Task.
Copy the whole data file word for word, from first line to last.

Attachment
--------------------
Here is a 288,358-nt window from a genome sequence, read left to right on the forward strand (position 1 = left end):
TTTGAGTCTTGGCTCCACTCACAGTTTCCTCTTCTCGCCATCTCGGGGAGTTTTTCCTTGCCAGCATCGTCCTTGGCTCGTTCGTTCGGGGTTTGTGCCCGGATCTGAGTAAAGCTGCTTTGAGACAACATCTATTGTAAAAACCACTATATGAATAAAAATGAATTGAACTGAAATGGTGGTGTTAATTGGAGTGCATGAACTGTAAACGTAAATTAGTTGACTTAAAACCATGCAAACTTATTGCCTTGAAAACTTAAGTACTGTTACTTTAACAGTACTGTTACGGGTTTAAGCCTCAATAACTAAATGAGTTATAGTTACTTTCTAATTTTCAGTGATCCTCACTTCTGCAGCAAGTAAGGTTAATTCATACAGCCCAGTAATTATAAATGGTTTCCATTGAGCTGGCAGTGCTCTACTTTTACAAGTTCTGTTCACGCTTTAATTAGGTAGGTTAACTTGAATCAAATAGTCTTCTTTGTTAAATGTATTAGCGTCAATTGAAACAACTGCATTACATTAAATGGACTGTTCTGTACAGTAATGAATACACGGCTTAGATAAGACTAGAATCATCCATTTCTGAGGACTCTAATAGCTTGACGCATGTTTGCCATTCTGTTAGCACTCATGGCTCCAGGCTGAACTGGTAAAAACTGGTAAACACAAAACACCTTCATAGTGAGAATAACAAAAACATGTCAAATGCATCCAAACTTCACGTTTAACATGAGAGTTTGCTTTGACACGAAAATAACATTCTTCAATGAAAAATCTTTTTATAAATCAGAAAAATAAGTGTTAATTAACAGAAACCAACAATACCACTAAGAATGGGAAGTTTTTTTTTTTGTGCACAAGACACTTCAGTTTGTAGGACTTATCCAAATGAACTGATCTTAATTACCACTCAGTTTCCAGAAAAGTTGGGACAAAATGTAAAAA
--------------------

Here is a 288,358-nt window from a genome sequence, read left to right on the forward strand (position 1 = left end):
TTTGAGTCTTGGCTCCACTCACAGTTTCCTCTTCTCGCCATCTCGGGGAGTTTTTCCTTGCCAGCATCGTCCTTGGCTCGTTCGTTCGGGGTTTGTGCCCGGATCTGAGTAAAGCTGCTTTGAGACAACATCTATTGTAAAAACCACTATATGAATAAAAATGAATTGAACTGAAATGGTGGTGTTAATTGGAGTGCATGAACTGTAAACGTAAATTAGTTGACTTAAAACCATGCAAACTTATTGCCTTGAAAACTTAAGTACTGTTACTTTAACAGTACTGTTACGGGTTTAAGCCTCAATAACTAAATGAGTTATAGTTACTTTCTAATTTTCAGTGATCCTCACTTCTGCAGCAAGTAAGGTTAATTCATACAGCCCAGTAATTATAAATGGTTTCCATTGAGCTGGCAGTGCTCTACTTTTACAAGTTCTGTTCACGCTTTAATTAGGTAGGTTAACTTGAATCAAATAGTCTTCTTTGTTAAATGTATTAGCGTCAATTGAAACAACTGCATTACATTAAATGGACTGTTCTGTACAGTAATGAATACACGGCTTAGATAAGACTAGAATCATCCATTTCTGAGGACTCTAATAGCTTGACGCATGTTTGCCATTCTGTTAGCACTCATGGCTCCAGGCTGAACTGGTAAAAACTGGTAAACACAAAACACCTTCATAGTGAGAATAACAAAAACATGTCAAATGCATCCAAACTTCACGTTTAACATGAGAGTTTGCTTTGACACGAAAATAACATTCTTCAATGAAAAATCTTTTTATAAATCAGAAAAATAAGTGTTAATTAACAGAAACCAACAATACCACTAAGAATGGGAAGTTTTTTTTTTTGTGCACAAGACACTTCAGTTTGTAGGACTTATCCAAATGAACTGATCTTAATTACCACTCAGTTTCCAGAAAAGTTGGGACAAAATGTAAAAA